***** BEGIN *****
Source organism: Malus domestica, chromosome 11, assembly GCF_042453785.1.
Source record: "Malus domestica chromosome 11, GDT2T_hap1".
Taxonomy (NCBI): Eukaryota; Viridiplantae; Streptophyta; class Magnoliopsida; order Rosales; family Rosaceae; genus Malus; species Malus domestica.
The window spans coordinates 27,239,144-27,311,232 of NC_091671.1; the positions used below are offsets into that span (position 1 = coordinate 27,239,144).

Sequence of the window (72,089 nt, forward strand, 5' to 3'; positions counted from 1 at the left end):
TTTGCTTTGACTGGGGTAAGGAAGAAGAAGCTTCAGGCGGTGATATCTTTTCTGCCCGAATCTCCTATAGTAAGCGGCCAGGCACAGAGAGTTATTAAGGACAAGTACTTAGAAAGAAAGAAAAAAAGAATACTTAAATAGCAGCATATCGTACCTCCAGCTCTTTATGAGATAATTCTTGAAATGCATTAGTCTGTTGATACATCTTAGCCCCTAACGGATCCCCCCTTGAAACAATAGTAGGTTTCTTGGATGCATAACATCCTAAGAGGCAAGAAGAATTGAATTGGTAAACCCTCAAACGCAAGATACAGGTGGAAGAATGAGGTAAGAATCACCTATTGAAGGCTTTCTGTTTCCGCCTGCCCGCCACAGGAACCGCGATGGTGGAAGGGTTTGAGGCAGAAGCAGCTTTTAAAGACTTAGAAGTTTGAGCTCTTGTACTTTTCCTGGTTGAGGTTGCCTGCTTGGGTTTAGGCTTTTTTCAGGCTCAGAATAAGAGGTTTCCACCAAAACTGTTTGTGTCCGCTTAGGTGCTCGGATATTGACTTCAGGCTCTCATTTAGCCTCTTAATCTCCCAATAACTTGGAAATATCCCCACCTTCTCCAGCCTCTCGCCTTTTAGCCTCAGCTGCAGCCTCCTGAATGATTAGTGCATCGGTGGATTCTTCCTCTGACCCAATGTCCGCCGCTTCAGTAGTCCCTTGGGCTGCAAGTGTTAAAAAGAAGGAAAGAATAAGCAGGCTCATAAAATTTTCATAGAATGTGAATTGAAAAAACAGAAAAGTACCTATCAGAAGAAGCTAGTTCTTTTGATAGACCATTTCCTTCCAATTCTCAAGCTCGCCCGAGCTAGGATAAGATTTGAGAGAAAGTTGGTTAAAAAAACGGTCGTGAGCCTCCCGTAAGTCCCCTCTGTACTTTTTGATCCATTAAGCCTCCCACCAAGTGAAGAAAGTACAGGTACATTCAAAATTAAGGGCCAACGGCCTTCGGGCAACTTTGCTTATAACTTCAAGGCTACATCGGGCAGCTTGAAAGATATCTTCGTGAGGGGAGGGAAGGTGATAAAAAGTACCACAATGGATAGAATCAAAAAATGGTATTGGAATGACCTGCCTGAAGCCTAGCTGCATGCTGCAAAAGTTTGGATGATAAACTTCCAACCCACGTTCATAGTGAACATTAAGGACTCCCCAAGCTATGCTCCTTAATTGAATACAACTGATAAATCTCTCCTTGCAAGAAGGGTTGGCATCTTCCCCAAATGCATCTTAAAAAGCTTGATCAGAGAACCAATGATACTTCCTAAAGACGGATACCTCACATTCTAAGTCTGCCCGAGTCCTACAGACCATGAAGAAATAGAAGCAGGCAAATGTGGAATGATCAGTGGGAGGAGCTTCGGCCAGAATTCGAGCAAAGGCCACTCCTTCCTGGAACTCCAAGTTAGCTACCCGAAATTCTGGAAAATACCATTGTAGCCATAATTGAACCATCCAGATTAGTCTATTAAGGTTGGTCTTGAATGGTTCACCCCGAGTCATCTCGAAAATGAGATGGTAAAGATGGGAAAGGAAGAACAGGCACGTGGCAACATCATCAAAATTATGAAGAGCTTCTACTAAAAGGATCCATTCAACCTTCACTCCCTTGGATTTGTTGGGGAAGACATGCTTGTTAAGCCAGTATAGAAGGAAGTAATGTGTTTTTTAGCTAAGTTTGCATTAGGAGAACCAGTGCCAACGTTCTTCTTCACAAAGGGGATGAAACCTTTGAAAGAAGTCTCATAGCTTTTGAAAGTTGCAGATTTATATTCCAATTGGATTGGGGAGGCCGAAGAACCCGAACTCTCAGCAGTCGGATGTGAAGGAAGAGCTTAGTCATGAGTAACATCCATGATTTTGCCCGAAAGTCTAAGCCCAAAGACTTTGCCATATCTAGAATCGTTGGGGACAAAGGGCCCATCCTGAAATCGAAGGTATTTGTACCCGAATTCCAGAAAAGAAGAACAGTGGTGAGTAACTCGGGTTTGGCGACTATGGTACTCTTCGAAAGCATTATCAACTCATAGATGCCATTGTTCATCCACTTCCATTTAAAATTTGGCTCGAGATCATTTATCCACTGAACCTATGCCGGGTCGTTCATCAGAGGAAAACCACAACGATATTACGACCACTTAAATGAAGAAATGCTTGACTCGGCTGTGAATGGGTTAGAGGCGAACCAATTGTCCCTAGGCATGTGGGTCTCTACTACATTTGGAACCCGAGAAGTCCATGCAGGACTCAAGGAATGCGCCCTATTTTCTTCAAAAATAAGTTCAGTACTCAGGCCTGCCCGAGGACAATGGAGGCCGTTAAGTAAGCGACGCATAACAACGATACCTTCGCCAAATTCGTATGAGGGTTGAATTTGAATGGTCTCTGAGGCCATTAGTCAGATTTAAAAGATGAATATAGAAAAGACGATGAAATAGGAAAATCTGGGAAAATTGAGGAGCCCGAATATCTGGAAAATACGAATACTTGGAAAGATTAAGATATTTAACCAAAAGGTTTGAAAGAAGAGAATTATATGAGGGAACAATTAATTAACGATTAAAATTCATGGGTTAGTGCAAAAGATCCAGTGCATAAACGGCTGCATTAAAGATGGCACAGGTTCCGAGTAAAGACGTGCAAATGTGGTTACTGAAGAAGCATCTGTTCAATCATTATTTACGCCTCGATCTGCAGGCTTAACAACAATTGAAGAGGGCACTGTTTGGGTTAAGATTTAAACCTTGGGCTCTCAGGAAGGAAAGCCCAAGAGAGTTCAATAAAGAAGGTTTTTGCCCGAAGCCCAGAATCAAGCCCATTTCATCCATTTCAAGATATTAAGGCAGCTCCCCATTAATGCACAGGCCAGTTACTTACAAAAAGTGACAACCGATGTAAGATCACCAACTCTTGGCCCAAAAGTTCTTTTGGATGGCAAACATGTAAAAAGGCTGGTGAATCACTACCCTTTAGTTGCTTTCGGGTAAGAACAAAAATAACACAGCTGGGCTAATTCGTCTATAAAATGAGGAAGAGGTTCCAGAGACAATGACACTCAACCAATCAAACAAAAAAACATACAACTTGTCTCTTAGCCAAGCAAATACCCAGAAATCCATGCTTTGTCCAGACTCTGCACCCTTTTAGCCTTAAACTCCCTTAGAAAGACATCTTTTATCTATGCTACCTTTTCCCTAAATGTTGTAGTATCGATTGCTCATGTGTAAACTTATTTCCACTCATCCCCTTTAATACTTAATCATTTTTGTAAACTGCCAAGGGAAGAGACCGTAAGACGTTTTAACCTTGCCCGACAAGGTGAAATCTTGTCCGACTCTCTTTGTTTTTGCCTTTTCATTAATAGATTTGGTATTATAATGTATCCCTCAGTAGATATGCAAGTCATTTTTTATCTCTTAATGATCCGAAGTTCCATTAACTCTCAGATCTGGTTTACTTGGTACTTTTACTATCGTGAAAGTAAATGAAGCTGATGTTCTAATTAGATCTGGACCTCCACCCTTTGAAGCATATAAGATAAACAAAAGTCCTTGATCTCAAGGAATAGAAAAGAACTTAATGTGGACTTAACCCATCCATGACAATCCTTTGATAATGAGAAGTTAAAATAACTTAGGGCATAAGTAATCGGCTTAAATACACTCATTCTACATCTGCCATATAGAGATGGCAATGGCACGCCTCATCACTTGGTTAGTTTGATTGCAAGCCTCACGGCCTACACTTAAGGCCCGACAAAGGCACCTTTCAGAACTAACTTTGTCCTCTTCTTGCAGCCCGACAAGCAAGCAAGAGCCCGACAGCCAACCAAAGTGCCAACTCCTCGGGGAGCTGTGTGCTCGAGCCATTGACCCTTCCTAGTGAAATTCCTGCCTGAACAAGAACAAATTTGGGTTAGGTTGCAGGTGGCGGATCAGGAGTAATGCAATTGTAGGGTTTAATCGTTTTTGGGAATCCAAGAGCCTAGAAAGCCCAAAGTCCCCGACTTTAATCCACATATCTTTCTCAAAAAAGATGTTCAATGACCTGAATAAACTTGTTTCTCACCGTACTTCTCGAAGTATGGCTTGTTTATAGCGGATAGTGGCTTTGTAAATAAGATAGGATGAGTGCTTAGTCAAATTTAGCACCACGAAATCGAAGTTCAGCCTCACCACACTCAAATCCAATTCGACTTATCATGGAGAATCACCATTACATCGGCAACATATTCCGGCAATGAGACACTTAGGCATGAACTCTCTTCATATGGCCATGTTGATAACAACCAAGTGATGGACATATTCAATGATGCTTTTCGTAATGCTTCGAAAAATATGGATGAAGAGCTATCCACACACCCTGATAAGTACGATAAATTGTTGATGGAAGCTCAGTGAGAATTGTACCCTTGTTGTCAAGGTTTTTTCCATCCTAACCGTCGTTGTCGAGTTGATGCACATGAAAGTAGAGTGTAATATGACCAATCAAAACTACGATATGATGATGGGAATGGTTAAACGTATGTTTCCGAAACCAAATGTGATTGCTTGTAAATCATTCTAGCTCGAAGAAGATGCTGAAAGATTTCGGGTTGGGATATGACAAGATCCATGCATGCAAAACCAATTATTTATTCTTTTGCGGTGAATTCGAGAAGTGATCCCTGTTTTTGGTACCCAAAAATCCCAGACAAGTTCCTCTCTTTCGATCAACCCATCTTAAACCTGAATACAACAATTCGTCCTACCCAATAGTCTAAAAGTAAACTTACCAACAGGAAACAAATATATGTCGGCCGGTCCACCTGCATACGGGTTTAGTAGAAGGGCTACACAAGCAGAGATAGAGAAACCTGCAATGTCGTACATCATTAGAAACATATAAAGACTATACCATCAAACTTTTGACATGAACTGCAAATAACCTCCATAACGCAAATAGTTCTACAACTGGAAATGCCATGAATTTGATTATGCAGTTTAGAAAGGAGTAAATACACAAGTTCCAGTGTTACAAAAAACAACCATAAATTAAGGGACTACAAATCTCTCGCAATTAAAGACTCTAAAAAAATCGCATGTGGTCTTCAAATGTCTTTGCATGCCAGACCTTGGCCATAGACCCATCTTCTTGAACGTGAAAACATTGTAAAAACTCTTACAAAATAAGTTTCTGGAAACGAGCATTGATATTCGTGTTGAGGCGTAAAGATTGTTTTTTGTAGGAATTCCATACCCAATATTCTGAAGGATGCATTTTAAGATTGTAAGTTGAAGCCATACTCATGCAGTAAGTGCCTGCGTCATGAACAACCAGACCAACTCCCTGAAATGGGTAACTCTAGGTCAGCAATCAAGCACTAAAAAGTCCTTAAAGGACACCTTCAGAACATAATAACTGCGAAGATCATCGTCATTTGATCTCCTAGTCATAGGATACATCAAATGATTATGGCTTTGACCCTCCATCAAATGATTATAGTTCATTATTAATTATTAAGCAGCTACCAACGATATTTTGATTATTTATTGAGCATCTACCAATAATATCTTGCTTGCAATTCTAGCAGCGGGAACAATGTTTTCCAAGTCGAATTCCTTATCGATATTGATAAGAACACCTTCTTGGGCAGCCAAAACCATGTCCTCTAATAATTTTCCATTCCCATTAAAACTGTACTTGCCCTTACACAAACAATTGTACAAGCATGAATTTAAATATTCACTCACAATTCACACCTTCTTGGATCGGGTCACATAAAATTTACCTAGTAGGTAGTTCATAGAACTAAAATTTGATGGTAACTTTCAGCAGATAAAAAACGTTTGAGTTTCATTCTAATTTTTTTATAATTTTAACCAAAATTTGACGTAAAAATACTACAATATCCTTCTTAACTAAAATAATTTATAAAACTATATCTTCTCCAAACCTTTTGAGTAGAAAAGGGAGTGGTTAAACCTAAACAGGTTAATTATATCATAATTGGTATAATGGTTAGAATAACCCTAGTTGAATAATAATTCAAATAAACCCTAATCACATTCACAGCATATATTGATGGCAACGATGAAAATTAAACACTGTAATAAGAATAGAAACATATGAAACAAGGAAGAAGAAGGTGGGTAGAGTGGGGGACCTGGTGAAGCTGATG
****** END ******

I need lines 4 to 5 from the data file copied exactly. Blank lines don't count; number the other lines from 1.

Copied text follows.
The window spans coordinates 27,239,144-27,311,232 of NC_091671.1; the positions used below are offsets into that span (position 1 = coordinate 27,239,144).

Sequence of the window (72,089 nt, forward strand, 5' to 3'; positions counted from 1 at the left end):